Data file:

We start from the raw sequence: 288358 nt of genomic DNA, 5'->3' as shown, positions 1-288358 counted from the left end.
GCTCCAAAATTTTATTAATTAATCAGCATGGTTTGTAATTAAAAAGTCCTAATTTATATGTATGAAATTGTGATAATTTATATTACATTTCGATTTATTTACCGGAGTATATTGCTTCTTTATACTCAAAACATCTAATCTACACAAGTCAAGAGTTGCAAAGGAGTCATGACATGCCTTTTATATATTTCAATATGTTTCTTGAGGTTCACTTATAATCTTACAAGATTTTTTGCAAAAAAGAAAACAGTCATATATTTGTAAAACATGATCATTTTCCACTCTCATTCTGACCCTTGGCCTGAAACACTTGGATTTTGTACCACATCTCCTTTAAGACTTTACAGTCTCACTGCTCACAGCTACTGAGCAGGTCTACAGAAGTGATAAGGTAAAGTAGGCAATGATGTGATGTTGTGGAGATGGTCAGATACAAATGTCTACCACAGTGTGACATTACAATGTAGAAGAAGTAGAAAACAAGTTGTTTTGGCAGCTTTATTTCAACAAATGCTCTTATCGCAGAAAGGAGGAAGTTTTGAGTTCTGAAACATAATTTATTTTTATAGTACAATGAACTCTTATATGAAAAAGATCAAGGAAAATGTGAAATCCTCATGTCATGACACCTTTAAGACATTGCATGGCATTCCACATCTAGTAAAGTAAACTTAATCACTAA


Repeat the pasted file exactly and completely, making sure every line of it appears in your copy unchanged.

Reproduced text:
We start from the raw sequence: 288358 nt of genomic DNA, 5'->3' as shown, positions 1-288358 counted from the left end.
GCTCCAAAATTTTATTAATTAATCAGCATGGTTTGTAATTAAAAAGTCCTAATTTATATGTATGAAATTGTGATAATTTATATTACATTTCGATTTATTTACCGGAGTATATTGCTTCTTTATACTCAAAACATCTAATCTACACAAGTCAAGAGTTGCAAAGGAGTCATGACATGCCTTTTATATATTTCAATATGTTTCTTGAGGTTCACTTATAATCTTACAAGATTTTTTGCAAAAAAGAAAACAGTCATATATTTGTAAAACATGATCATTTTCCACTCTCATTCTGACCCTTGGCCTGAAACACTTGGATTTTGTACCACATCTCCTTTAAGACTTTACAGTCTCACTGCTCACAGCTACTGAGCAGGTCTACAGAAGTGATAAGGTAAAGTAGGCAATGATGTGATGTTGTGGAGATGGTCAGATACAAATGTCTACCACAGTGTGACATTACAATGTAGAAGAAGTAGAAAACAAGTTGTTTTGGCAGCTTTATTTCAACAAATGCTCTTATCGCAGAAAGGAGGAAGTTTTGAGTTCTGAAACATAATTTATTTTTATAGTACAATGAACTCTTATATGAAAAAGATCAAGGAAAATGTGAAATCCTCATGTCATGACACCTTTAAGACATTGCATGGCATTCCACATCTAGTAAAGTAAACTTAATCACTAA